Making Bacon

Heath, the guy who brought the mangalitsa pig to the US, has been offering us the bellies of his pigs to turn into our version of mangalitsa bacon. He knows that we love A & J’s bacon, the one Rick has been making forever, and he wanted us to smoke some of our own.

We finally found a little breathing room and went for it. Heath handed over a pork belly and a jowl and we handed them to Rick.

A hand off to Rick with the promise to smoke it at the next smokin’. About a week later, Rick gave me a call and asked me to come by to pick up the bacon … I did, a day later, with camera in hand. In the cooler, these beautiful smoked pork pieces look like works of art. A smooth, even look. Quite impressive!

Out-of-the-smoker Mangalitsa Pork The belly and Jowl

After a few snaps, Rick takes them down and cuts them into sections. Some for Heath and some for me. And then, he sliced a bunch for everyone to try.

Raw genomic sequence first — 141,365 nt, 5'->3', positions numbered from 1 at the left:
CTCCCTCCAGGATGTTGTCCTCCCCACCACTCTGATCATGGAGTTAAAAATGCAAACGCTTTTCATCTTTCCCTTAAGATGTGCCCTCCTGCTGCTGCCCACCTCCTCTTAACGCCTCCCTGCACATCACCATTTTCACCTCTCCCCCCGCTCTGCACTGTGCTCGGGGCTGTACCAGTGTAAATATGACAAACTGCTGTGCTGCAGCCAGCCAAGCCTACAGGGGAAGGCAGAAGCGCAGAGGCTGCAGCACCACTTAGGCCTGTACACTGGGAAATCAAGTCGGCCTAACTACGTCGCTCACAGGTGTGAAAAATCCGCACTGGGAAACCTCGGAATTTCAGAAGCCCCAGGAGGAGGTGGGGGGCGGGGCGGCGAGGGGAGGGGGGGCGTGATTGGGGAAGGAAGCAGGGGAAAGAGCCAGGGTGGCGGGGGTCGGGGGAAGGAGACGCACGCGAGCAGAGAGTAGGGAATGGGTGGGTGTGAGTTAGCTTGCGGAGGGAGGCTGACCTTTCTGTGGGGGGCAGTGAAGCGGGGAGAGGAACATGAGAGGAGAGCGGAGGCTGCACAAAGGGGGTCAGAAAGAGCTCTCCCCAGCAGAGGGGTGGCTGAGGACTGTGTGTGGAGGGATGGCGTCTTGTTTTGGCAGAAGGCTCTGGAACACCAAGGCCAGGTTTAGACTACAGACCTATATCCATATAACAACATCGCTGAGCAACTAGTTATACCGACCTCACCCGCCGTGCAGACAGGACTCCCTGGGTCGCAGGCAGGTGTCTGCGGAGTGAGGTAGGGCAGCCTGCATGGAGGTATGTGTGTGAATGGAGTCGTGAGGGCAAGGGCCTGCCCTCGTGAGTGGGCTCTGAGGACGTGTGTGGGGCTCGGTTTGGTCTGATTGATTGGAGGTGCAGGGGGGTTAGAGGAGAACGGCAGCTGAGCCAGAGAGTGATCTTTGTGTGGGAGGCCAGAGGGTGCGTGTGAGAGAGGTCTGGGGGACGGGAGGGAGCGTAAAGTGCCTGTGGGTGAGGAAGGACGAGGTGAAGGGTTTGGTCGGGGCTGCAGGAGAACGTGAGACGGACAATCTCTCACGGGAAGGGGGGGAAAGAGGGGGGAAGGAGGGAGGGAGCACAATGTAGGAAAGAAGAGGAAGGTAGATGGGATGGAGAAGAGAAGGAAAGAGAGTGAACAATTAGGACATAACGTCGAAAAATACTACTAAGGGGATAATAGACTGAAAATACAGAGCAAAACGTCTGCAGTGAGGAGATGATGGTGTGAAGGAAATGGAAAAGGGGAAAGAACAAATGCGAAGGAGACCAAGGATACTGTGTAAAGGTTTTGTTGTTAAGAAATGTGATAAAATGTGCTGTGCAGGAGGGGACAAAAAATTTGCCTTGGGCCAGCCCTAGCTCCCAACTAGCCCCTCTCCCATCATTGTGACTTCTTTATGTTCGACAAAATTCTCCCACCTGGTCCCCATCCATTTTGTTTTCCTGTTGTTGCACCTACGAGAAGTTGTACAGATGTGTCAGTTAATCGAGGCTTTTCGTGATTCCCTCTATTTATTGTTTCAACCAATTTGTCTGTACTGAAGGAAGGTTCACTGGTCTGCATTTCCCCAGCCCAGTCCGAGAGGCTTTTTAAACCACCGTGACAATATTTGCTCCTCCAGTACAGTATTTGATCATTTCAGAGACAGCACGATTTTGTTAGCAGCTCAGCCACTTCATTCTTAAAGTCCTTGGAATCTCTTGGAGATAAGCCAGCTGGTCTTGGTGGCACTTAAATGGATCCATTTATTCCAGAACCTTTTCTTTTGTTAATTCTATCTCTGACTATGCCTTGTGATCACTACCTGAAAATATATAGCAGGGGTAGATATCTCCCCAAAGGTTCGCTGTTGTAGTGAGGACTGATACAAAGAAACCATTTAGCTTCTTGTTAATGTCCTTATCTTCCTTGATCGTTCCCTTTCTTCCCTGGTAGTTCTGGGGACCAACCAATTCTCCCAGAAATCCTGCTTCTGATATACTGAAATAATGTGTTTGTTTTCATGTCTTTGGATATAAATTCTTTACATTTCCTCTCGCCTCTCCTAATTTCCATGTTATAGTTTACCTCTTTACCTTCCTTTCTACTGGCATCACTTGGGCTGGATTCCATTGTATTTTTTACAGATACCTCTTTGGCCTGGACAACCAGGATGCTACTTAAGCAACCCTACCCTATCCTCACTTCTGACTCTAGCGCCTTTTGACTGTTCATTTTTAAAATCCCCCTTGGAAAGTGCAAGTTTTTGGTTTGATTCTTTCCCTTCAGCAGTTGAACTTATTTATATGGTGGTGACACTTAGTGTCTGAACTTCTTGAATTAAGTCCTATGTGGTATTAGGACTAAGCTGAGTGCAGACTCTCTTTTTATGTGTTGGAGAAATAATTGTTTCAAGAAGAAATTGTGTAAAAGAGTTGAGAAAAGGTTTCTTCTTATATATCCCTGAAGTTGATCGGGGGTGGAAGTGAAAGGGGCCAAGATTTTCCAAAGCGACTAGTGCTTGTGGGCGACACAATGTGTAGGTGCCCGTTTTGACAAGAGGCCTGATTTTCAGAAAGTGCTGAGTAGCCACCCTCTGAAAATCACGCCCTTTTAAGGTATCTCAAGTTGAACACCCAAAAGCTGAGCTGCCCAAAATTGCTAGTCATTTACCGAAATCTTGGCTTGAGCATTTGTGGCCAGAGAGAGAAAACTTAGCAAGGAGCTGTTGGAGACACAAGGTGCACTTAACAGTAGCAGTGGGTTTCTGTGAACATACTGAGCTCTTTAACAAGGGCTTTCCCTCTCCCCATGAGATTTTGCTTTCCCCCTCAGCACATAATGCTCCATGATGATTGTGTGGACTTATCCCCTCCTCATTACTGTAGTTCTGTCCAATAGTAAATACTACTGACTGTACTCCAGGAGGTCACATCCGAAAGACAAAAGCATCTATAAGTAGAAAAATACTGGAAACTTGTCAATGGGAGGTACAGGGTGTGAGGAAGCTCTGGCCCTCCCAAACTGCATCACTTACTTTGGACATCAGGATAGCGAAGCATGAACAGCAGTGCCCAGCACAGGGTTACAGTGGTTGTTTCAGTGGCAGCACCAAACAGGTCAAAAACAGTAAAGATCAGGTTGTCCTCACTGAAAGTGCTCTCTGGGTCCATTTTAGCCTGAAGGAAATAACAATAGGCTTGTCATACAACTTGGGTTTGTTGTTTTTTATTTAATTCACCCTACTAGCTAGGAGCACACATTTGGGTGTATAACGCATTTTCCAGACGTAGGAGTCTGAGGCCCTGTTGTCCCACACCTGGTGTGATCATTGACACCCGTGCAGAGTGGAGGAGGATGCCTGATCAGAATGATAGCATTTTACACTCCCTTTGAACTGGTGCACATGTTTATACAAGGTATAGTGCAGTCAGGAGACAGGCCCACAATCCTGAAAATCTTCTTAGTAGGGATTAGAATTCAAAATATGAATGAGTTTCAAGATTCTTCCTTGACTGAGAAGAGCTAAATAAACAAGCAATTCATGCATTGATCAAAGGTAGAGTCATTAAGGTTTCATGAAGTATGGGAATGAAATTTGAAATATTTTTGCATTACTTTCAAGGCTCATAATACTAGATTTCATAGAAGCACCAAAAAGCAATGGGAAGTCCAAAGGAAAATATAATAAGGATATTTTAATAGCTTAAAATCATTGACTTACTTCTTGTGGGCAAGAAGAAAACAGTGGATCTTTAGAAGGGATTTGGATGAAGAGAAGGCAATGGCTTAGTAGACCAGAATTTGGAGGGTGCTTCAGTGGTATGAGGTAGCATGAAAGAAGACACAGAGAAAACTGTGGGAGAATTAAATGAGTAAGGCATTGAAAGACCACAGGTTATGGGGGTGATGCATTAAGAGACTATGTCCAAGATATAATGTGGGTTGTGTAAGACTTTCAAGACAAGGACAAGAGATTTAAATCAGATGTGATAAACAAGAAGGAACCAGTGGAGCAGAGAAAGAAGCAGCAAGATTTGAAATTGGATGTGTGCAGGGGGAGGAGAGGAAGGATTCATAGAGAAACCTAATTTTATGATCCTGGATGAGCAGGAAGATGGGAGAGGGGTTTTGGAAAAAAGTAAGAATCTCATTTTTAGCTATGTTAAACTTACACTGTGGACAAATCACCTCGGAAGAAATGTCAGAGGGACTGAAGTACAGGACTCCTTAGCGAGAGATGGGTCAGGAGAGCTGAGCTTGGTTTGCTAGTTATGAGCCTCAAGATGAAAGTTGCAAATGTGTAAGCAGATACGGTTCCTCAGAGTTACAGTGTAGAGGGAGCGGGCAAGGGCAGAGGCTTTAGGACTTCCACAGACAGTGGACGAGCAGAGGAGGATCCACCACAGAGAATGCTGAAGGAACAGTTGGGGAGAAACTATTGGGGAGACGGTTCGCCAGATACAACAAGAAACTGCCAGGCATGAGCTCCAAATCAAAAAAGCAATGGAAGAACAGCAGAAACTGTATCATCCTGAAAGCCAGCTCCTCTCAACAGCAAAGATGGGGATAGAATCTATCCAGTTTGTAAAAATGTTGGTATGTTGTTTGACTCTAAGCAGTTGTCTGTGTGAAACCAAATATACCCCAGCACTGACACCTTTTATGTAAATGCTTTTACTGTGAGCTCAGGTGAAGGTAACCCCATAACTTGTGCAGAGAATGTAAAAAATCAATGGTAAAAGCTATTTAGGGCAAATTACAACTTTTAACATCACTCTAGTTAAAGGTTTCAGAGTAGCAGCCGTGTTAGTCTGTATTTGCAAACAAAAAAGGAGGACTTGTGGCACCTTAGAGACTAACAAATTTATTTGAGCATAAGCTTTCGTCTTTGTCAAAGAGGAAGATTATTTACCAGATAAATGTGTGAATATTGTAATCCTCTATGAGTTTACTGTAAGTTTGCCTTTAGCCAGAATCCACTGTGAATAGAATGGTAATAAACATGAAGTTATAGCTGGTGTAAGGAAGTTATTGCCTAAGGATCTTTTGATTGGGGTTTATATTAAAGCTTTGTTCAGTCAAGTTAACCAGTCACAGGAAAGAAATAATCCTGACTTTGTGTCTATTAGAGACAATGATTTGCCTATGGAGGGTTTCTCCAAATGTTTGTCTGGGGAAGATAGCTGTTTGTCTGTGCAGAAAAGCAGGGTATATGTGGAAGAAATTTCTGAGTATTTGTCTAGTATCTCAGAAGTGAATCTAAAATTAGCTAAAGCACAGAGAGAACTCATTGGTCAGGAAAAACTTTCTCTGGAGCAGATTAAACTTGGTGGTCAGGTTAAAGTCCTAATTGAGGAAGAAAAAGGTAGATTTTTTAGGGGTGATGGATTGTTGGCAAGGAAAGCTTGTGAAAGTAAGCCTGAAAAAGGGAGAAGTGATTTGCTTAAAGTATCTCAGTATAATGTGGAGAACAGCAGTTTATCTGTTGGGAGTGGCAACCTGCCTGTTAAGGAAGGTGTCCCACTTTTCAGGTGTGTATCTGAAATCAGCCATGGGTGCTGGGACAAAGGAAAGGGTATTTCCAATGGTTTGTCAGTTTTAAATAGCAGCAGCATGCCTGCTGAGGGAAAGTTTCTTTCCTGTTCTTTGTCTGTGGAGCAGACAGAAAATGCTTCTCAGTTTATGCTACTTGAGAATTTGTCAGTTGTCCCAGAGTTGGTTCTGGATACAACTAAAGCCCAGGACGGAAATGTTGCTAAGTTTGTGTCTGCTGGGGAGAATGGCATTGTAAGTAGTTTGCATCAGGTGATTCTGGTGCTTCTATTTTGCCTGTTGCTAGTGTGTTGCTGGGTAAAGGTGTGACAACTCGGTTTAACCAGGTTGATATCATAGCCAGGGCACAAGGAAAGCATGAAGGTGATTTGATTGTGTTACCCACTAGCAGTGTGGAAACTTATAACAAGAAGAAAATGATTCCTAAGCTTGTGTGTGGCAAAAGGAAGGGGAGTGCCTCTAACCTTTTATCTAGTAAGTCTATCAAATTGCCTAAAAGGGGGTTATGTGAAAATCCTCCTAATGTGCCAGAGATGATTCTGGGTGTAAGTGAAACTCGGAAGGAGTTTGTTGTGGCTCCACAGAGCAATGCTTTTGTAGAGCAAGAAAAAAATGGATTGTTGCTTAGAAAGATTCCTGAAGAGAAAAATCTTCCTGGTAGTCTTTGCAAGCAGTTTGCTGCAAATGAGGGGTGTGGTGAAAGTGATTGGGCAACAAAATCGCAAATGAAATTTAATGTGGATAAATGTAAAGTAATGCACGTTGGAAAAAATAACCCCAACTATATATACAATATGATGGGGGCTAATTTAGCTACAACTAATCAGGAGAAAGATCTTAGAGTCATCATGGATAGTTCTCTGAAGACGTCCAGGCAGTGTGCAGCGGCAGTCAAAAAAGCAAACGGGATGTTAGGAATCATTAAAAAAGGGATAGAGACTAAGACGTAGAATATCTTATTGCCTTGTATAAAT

I rushed home and I fried up a couple of slices. I chose to cook them up in a little lard in a big pan, rather than the preferred method of  baking it in the oven. There is a lot of fat on this bacon and I wanted to take advantage of it. It was good … actually, it was great! There was a bit of crispy achieved, there was a bit of chewy that I liked, and the flavor was just right. Smoky-sweet, it really was a treat.

When I was done with the first batch, I was very pleased. The taste was good and not too salty, which is always a concern with bacon. And, there was no leftover  feel in the mouth that you sometimes get with smoked meats. I am looking forward to testing more.

Sliced pork belly. Look at all that flavor! Mangalitsa bacon

0 views0 comments

Recent Posts

See All

KATZ Meyer Lemon Olive Oil – 2010/2011 review – Tasting notes. Albert opened the barrel and I stuck my head in. I was enveloped in a fog of olive and lemon. It was as if two large mittens pressed up a

Einkorn, the truly ancient grain, is the next secret ingredient in the kitchen. It’s beautiful, smooth, lush exterior makes this one of the prettiest grains we have ever seen. If you dive your hand in